Already some radical Sikh groups are planning to petition United Nations for  a resolution on 1984 genocide similar to that adopted by UNHRC against Sri Lanka for rights violations of the Tamil population. Although the genocide of Sikhs can’t be compared with those of Tamils because in the case of Tamils the government of Sri Lanka was fully involved which put the entire state machinery at work against the Tamils. In the case of Sikhs it was some members of a political party, not even the whole party.

Sikh groups like Damdami Taksal, Dal Khalsa and a faction of Akali Dal are joining hands with other religious minorities like Muslims, Christians, Kashmiris, Tamils and Nagas to submit a memorandum against the Indian government at UN. The aggrieved Sikh groups think justice has not been done to their community and they have decided to reject the monetary compensation announced by Modi. The injustice done to Muslims and Christians during umpteen communal riots is also being raised by them.

This is probably going to be the first jolt to Modi government. He has been trying to woo the followers of Sikh religion. Sikhism is not so much of an anathema to him as Islam because the Hindutva world view is that religions born in India can be subsumed under Hindutva. But followers of Sikhism or for that matter Buddhism will resist any attempt by Hindutva to coopt them. They consider their religions to be more progressive, and hence better, than Hinduism. Sikhism, Buddhism and Jainism have tried to get rid of the oppressive Hindu caste system. Hence any idea welcoming them to the Hindutva fold will be unacceptable to them.

So far as human rights violations are concerned, Sikhs will prefer to make a common cause with other minorities mentioned above.  They know that they alone will not be able to mount pressure on the Indian government but together all these groups can make a difference.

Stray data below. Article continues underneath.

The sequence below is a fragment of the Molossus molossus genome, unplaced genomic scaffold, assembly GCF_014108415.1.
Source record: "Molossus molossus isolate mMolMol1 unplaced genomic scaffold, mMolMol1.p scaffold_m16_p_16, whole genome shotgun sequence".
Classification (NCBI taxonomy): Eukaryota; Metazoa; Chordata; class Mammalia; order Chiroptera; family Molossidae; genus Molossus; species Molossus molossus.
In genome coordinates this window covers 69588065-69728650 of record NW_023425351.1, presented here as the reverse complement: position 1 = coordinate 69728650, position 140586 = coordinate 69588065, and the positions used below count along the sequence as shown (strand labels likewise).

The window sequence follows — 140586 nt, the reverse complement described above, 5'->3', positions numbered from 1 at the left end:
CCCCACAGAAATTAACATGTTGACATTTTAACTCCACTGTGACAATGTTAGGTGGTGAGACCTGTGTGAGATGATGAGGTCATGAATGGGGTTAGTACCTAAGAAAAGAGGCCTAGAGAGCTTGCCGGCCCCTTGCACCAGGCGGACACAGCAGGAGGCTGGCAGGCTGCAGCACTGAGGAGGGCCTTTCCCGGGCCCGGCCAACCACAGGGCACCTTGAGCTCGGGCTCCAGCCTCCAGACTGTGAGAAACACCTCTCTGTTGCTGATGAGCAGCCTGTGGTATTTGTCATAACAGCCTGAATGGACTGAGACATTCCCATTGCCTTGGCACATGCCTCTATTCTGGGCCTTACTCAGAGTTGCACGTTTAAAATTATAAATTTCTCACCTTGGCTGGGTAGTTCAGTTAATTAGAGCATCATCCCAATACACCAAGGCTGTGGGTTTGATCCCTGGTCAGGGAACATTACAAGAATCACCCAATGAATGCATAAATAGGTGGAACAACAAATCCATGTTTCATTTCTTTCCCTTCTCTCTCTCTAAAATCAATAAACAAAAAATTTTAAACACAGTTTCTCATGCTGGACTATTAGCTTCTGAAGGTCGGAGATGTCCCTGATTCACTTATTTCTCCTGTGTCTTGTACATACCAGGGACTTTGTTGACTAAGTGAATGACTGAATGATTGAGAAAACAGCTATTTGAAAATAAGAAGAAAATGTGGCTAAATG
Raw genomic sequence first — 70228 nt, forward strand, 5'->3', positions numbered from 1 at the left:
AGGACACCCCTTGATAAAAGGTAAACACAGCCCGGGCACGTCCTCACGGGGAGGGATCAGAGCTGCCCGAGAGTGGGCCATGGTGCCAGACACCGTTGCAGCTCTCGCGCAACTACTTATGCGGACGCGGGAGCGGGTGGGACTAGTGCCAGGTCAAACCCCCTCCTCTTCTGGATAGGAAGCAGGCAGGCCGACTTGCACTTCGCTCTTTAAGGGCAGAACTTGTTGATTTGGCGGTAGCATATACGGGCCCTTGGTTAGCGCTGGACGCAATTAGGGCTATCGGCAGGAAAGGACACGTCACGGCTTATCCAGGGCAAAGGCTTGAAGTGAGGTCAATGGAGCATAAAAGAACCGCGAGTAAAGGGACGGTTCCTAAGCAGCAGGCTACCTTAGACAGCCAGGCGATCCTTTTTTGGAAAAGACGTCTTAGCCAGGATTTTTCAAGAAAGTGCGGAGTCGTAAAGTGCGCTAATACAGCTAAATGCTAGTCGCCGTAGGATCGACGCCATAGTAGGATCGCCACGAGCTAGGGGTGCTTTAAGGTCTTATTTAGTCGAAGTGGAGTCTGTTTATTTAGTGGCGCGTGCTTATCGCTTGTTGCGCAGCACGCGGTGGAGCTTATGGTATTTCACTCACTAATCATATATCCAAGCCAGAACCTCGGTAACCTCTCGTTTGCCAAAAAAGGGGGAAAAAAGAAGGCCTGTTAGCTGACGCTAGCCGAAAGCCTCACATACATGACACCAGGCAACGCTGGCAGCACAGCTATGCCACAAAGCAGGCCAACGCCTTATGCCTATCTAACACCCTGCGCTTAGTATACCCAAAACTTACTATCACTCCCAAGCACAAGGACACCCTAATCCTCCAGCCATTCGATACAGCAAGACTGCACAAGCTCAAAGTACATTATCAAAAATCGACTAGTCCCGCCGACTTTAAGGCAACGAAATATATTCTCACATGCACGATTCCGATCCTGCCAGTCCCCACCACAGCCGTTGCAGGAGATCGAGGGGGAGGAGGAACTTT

Modi has probably underestimated the pro-Khalistan groups which are active outside India. While the movement has died in Indian Punjab, some of the pro-Khalistan groups continue to be active, especially in West and are in a position to influence opinion of people voting at UN. It’ll be difficult to counter this propaganda just through the Indian diplomats in US.

By stoking the communal sentiments of Sikhs, Modi has invited problem for himself. Now he’ll have to manage the debate at UN. He thought that he’ll be able to use Sikhs against the Congress party and probably make a permanent vote bank among them for his party. His strategy has backfired but his ultimate embarrassment is reserved for the day when similar questions will be raised regarding the 2002 Gujarat genocide and some government will compensate the families of victims of this riot.

The author is a Ramon Magsaysay Awardee (2002) and senior faculty at IIT-BHU. He may be contacted at ashaashram@yahoo.com

This article appeared in The Milli Gazette print issue of 16-30 November 2014 on page no. 2

We hope you liked this report/article. The Milli Gazette is a free and independent readers-supported media organisation. To support it, please contribute generously. Click here or email us at sales@milligazette.com

blog comments powered by Disqus